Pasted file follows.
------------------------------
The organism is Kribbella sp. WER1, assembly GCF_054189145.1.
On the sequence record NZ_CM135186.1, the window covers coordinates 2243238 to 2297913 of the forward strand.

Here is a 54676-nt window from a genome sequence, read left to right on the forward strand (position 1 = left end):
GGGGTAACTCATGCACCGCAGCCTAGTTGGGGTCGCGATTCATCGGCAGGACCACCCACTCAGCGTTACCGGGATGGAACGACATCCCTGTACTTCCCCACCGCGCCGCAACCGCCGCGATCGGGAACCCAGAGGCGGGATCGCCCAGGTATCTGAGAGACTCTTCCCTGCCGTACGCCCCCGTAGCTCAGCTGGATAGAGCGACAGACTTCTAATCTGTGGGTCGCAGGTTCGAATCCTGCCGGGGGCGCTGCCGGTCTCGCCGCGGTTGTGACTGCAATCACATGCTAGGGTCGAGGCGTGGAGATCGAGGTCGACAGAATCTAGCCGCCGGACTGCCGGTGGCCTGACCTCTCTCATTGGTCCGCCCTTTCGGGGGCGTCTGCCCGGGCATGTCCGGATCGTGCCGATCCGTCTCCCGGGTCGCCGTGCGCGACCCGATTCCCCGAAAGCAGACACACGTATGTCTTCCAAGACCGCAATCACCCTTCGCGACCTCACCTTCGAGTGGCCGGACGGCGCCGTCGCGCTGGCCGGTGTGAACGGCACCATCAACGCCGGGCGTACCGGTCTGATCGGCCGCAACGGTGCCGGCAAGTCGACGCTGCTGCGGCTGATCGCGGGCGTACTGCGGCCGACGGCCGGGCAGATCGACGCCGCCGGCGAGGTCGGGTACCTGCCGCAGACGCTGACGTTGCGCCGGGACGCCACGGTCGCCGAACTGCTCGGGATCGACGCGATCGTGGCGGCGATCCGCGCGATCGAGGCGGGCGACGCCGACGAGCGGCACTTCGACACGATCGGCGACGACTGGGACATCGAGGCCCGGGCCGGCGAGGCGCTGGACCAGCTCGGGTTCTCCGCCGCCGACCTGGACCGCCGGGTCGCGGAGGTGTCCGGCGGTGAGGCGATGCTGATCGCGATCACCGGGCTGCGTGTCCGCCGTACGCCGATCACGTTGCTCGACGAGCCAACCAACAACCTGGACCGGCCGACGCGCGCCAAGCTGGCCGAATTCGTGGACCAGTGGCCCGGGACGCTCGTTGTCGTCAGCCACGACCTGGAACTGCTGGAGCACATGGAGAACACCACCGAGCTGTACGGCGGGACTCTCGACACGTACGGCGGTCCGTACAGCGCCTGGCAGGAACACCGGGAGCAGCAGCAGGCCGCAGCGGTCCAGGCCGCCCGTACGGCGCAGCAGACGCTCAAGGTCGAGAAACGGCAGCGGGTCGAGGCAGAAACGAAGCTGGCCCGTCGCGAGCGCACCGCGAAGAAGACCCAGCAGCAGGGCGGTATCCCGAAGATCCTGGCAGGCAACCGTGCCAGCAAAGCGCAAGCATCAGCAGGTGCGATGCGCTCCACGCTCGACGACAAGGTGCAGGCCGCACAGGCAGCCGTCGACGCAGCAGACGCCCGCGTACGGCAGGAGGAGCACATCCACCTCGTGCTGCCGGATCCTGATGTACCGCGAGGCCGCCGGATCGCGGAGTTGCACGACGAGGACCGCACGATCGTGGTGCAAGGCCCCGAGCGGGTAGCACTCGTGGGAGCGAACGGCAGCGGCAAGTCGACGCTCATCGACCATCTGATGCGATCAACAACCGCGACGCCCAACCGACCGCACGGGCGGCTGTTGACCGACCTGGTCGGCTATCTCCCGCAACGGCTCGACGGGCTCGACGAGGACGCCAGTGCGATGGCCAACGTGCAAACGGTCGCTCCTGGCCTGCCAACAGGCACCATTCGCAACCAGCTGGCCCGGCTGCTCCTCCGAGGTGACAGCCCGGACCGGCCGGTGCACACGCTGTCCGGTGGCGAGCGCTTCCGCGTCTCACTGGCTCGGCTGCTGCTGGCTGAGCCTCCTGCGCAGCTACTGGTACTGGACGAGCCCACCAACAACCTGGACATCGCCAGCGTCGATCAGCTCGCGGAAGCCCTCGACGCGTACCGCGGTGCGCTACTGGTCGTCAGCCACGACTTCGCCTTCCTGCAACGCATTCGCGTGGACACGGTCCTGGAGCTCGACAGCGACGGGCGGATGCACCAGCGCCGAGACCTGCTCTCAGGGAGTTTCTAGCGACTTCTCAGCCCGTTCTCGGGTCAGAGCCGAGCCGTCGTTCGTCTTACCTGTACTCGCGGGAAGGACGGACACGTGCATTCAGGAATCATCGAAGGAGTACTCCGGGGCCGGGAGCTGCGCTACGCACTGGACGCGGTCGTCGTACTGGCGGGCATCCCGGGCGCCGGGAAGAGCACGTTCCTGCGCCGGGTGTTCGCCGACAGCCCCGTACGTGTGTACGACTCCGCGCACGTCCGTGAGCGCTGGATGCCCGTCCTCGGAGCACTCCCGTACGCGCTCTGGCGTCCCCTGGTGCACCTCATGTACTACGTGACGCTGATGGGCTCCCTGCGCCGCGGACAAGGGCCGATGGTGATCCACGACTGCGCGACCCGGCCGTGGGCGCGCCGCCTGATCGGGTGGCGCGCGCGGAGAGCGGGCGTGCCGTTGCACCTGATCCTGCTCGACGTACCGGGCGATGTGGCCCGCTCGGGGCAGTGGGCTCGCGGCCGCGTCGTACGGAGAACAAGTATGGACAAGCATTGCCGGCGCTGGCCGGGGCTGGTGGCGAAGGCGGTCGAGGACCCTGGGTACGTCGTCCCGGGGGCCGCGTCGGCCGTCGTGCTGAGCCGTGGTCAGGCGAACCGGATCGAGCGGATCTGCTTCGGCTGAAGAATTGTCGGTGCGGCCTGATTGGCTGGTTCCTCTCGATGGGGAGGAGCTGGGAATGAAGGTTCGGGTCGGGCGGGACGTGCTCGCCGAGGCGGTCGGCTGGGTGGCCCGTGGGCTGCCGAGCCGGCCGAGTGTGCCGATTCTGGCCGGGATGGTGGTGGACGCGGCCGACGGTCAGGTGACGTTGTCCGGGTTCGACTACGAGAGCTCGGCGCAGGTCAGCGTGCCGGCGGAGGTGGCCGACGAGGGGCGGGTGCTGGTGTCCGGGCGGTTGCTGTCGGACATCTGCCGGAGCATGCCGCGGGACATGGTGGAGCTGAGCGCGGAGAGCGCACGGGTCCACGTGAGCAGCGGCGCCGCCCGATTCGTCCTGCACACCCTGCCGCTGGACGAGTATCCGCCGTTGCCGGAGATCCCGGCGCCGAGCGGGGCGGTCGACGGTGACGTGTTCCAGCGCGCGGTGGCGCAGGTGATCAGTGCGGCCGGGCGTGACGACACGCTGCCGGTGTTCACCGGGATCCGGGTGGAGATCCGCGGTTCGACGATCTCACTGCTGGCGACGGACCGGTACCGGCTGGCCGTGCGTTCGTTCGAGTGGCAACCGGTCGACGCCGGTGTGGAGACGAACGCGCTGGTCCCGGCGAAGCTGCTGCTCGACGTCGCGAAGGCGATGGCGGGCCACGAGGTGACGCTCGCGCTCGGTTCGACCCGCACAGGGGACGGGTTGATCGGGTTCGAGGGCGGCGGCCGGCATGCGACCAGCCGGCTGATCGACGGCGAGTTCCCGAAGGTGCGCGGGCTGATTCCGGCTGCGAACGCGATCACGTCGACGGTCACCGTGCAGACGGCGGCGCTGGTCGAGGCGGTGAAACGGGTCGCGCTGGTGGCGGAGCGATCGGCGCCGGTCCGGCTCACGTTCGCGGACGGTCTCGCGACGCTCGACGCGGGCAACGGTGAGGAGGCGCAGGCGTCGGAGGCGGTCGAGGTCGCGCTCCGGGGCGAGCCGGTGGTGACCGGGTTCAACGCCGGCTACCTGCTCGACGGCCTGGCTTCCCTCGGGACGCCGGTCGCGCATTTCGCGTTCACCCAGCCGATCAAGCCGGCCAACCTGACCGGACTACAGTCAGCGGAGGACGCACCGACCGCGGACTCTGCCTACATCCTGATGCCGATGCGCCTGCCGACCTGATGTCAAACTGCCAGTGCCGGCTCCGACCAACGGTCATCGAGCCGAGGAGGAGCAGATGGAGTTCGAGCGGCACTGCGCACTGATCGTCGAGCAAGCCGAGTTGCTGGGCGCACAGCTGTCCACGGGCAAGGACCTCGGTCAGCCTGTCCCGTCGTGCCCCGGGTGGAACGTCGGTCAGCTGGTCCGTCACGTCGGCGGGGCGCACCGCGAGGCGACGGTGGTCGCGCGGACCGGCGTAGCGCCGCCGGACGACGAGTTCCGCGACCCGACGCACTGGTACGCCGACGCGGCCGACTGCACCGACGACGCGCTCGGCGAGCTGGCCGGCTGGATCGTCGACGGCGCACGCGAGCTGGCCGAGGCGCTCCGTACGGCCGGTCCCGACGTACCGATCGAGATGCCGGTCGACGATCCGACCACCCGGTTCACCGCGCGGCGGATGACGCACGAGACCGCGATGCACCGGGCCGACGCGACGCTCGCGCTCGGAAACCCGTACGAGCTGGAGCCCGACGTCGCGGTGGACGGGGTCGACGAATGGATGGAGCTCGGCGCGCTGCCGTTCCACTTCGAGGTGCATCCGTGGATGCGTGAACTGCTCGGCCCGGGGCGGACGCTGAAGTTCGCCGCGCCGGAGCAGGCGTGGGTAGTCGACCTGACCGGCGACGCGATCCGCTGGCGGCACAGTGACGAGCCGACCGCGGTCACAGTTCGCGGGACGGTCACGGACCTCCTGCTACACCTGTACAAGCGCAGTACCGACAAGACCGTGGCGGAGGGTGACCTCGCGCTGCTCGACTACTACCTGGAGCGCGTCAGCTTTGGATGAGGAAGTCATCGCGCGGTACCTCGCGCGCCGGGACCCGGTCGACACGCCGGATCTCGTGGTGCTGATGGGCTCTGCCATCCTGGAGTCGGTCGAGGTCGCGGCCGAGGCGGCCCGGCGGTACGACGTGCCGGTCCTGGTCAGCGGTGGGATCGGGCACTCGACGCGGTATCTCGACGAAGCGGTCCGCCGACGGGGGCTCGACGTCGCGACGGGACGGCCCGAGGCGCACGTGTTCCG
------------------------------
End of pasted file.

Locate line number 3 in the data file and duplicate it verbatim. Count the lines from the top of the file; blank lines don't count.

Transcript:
Here is a 54676-nt window from a genome sequence, read left to right on the forward strand (position 1 = left end):